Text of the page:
Senators Kirsten Gillibrand and Cory Booker have announced that they will no longer be taking corporate Super PAC money for their campaigns, a move that progressives have been wanting for years. Both Booker and Gillibrand’s names have been floated as possible 2020 nominees, so is this move a sign of genuine reformation, or is it a clever campaign tactic designed to attract progressives? Ring of Fire’s Farron Cousins discusses this.
We actually had a bit of positive news develop this week. Several Democrats, including Kirsten Gillibrand and Senator Cory Booker, have announced that they are no longer going to be accepting corporate political action campaign money to fund their political campaigns. No more corporate super packs, no more corporate packs of any kind, we’re going to rely, hopefully, on only donations from our constituents.
Now I say hopefully because just getting rid of pack money does not necessarily mean that you’re getting rid of all corporate money, not to mention the fact that both of these people, Booker and Gillibrand, have also already basically been sitting on a few million dollars worth of corporate campaign cash that they didn’t spend in their last election. So yes, there is still some corporate money there.
But you know what? At this point I’m going to give them the benefit of the doubt. I am going to hope that they’re doing this not because they have 2020 presidential aspirations, but because they understand the corrupting influence that money has in politics, and that the majority of people in this country, especially progressives, wanted this to happen. Because that’s the real story here, it’s not just that they finally did it, it’s that progressives pushed them, and pushed them, and pushed them, to the point where they realized that they had to.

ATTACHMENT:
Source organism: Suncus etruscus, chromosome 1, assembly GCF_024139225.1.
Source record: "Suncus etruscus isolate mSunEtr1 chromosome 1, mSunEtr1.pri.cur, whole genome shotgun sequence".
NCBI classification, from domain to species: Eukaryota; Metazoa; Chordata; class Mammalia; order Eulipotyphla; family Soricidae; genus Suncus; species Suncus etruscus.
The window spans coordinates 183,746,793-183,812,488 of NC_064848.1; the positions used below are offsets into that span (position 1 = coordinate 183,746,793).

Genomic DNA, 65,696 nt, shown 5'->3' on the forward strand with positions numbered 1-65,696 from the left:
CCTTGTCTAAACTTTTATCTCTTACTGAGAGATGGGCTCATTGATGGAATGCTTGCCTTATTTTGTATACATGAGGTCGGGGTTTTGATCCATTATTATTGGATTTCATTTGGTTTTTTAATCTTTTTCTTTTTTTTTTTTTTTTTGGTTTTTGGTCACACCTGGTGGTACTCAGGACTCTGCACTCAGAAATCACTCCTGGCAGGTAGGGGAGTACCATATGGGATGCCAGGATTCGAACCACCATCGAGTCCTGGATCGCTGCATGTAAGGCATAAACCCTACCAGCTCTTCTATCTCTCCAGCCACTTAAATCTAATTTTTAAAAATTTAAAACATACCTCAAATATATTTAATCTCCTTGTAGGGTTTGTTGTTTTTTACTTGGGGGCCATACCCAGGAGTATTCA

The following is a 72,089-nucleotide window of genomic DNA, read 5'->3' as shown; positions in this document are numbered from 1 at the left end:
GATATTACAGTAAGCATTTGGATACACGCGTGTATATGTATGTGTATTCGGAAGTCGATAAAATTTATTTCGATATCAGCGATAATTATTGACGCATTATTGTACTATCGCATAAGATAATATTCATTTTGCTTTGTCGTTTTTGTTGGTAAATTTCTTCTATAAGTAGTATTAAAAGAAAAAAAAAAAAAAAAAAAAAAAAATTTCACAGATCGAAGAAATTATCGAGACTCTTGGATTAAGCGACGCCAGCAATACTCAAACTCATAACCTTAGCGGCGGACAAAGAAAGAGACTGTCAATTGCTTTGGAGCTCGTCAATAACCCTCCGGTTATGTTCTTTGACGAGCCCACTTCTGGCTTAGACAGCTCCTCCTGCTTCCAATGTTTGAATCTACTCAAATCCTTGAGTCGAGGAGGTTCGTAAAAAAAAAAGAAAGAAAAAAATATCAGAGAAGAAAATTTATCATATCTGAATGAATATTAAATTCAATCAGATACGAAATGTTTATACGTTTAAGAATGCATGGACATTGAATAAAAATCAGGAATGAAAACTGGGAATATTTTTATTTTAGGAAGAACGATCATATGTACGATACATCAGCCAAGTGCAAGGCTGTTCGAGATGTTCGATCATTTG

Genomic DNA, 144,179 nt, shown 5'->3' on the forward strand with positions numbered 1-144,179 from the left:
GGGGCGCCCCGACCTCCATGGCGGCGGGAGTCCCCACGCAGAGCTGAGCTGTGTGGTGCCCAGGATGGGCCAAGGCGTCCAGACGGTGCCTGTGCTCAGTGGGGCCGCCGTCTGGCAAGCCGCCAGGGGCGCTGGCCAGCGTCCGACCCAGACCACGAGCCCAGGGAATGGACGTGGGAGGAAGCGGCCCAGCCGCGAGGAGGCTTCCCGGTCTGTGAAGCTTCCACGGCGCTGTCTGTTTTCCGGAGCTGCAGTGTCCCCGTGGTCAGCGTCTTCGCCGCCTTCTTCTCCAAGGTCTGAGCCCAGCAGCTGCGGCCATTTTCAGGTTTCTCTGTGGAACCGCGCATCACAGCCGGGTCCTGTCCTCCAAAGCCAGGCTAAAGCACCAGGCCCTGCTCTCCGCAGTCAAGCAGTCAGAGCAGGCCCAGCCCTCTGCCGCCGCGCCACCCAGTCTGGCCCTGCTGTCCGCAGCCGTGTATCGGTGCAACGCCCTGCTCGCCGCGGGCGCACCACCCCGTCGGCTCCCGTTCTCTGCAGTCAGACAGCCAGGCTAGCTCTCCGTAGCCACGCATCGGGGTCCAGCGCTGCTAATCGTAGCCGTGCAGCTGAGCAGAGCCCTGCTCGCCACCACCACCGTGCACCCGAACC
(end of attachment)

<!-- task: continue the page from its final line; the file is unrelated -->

If they want to have any kind of political future in this country you have to get rid of the corporate money. I guarantee you in coming weeks we’re going to see more and more democrats follow suit here. They’re going to come on board, say, “We’re not going to take corporate cash,” at least corporate pack money, but it has to go further. This is a great first step but if you accept any kind of corporate cash, because you can still have corporate fundraisers, they could still donate $27,000 to your campaign, person, by person, by person. So yes, it’s a good first step but it is only a first step.
There’s a lot more yardage, I guess, to go on this issue. So far, again, going to give them the benefit of the doubt, and I’m going to say kudos to Cory Booker, Kirsten Gillibrand, for taking that big step of saying, “We’re not going to take corporate pack money any more.”